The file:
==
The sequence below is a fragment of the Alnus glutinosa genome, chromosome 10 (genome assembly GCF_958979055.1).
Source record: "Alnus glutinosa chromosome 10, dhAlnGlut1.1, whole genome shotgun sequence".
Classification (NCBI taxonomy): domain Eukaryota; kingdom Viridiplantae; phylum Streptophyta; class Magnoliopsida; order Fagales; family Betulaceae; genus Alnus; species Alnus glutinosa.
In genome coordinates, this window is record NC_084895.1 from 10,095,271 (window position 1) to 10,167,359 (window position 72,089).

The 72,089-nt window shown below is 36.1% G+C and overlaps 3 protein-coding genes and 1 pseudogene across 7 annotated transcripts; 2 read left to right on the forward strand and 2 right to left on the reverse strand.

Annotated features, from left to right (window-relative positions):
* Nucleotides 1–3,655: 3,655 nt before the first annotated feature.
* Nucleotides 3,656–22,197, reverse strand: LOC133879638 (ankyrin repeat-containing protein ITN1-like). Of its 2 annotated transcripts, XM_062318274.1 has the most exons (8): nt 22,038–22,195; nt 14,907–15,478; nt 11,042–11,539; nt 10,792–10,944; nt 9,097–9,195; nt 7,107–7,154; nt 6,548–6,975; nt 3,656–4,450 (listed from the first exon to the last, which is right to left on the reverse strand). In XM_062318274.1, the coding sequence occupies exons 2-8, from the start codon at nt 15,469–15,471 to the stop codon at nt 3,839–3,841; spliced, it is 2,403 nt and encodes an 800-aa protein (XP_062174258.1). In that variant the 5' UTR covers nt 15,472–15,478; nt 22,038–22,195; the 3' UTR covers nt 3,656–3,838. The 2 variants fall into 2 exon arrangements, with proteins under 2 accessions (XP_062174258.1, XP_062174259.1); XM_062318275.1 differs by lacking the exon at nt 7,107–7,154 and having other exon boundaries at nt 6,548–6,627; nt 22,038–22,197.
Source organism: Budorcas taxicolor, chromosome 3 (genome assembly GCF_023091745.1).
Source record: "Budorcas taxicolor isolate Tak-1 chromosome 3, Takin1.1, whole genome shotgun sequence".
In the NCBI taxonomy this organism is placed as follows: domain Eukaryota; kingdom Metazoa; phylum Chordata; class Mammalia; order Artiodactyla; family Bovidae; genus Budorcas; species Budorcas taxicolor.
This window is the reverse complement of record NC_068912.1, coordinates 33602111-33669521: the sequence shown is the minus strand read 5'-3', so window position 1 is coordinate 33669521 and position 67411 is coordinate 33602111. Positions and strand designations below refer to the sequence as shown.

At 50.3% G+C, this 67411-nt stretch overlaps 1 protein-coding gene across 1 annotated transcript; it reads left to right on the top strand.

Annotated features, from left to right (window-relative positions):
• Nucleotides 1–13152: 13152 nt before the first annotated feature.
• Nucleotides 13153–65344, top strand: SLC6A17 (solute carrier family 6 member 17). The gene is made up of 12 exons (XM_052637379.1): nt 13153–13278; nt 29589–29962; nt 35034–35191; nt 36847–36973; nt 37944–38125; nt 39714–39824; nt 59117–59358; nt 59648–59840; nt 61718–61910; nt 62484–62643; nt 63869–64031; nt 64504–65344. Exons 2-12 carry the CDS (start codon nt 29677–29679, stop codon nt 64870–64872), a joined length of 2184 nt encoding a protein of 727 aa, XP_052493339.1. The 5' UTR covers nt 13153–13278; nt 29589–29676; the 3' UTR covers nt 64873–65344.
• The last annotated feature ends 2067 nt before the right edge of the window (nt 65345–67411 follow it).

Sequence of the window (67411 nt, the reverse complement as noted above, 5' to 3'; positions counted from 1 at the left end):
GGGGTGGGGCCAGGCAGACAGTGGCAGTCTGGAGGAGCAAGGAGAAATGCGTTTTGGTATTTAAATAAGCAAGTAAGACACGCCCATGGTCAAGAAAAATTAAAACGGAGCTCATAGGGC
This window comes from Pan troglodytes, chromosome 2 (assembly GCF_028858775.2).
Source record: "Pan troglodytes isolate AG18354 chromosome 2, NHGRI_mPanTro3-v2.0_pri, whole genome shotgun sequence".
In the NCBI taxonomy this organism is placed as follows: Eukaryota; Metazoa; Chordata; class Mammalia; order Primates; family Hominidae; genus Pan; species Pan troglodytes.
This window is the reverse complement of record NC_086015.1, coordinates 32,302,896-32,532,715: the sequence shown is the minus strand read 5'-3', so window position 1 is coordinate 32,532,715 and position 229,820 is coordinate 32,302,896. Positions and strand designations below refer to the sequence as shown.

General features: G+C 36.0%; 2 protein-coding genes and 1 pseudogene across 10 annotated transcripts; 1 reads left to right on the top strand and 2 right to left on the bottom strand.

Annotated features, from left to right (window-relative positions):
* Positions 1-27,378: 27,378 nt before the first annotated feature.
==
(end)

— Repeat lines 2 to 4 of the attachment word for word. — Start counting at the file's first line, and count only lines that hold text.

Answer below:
Source record: "Alnus glutinosa chromosome 10, dhAlnGlut1.1, whole genome shotgun sequence".
Classification (NCBI taxonomy): domain Eukaryota; kingdom Viridiplantae; phylum Streptophyta; class Magnoliopsida; order Fagales; family Betulaceae; genus Alnus; species Alnus glutinosa.
In genome coordinates, this window is record NC_084895.1 from 10,095,271 (window position 1) to 10,167,359 (window position 72,089).